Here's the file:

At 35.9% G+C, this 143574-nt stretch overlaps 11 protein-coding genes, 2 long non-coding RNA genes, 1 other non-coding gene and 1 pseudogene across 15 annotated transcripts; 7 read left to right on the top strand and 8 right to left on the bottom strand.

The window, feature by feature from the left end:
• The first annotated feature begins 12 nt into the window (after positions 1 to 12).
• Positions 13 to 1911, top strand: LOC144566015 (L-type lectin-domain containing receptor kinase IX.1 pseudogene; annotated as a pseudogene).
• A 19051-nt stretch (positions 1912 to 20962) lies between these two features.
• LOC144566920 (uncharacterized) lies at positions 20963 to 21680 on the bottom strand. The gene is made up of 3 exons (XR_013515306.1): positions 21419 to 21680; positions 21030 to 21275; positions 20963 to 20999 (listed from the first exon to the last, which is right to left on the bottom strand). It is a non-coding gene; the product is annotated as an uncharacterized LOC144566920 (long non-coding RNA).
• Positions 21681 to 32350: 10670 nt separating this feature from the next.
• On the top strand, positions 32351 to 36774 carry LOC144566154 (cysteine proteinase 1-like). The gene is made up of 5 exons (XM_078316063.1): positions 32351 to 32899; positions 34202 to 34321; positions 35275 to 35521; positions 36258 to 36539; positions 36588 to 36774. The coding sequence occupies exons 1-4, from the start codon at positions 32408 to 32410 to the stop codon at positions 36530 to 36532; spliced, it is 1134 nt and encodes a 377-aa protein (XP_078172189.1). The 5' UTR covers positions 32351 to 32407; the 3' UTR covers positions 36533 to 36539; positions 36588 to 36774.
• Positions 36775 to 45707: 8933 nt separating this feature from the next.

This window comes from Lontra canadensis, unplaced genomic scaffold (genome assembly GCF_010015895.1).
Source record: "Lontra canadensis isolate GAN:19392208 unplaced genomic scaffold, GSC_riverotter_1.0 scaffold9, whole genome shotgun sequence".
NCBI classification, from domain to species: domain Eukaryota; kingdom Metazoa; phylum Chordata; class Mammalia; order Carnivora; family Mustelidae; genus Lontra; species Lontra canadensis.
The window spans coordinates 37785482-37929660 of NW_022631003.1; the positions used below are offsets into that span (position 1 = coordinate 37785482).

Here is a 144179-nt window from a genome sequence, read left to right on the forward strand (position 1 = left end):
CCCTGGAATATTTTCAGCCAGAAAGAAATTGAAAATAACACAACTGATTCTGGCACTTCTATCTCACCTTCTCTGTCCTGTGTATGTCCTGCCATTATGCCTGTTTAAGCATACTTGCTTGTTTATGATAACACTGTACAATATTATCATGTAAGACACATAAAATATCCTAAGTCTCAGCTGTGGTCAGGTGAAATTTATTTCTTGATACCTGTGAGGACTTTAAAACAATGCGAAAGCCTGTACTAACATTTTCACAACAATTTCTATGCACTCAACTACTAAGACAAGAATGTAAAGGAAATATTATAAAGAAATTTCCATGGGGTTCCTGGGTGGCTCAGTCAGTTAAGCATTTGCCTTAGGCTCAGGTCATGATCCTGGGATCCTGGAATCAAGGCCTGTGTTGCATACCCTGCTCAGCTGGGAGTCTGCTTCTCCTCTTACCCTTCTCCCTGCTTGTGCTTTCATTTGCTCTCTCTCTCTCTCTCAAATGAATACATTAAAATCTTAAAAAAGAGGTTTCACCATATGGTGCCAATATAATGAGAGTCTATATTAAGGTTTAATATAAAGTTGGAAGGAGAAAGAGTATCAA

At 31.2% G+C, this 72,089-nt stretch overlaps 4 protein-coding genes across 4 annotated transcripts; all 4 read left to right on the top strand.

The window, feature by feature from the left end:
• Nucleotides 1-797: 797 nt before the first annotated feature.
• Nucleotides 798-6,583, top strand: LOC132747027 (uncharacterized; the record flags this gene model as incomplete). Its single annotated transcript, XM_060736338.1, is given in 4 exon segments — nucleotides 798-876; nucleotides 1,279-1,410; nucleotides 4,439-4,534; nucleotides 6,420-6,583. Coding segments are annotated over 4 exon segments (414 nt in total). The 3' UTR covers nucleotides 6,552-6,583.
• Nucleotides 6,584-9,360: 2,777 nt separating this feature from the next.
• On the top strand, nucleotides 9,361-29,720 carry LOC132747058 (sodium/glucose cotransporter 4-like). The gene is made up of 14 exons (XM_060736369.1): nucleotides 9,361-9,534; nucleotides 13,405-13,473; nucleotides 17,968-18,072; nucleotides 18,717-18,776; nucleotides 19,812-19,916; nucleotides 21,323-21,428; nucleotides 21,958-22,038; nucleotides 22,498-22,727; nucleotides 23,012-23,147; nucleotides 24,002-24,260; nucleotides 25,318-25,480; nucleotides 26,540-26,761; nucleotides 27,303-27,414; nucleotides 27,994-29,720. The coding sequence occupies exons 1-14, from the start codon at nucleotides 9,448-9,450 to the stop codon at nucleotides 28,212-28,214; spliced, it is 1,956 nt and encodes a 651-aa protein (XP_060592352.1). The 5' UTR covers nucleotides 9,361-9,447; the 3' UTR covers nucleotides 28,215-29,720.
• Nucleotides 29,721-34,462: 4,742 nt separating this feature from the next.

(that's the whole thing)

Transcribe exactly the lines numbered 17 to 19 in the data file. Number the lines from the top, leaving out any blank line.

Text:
The window, feature by feature from the left end:
• Nucleotides 1-797: 797 nt before the first annotated feature.
• Nucleotides 798-6,583, top strand: LOC132747027 (uncharacterized; the record flags this gene model as incomplete). Its single annotated transcript, XM_060736338.1, is given in 4 exon segments — nucleotides 798-876; nucleotides 1,279-1,410; nucleotides 4,439-4,534; nucleotides 6,420-6,583. Coding segments are annotated over 4 exon segments (414 nt in total). The 3' UTR covers nucleotides 6,552-6,583.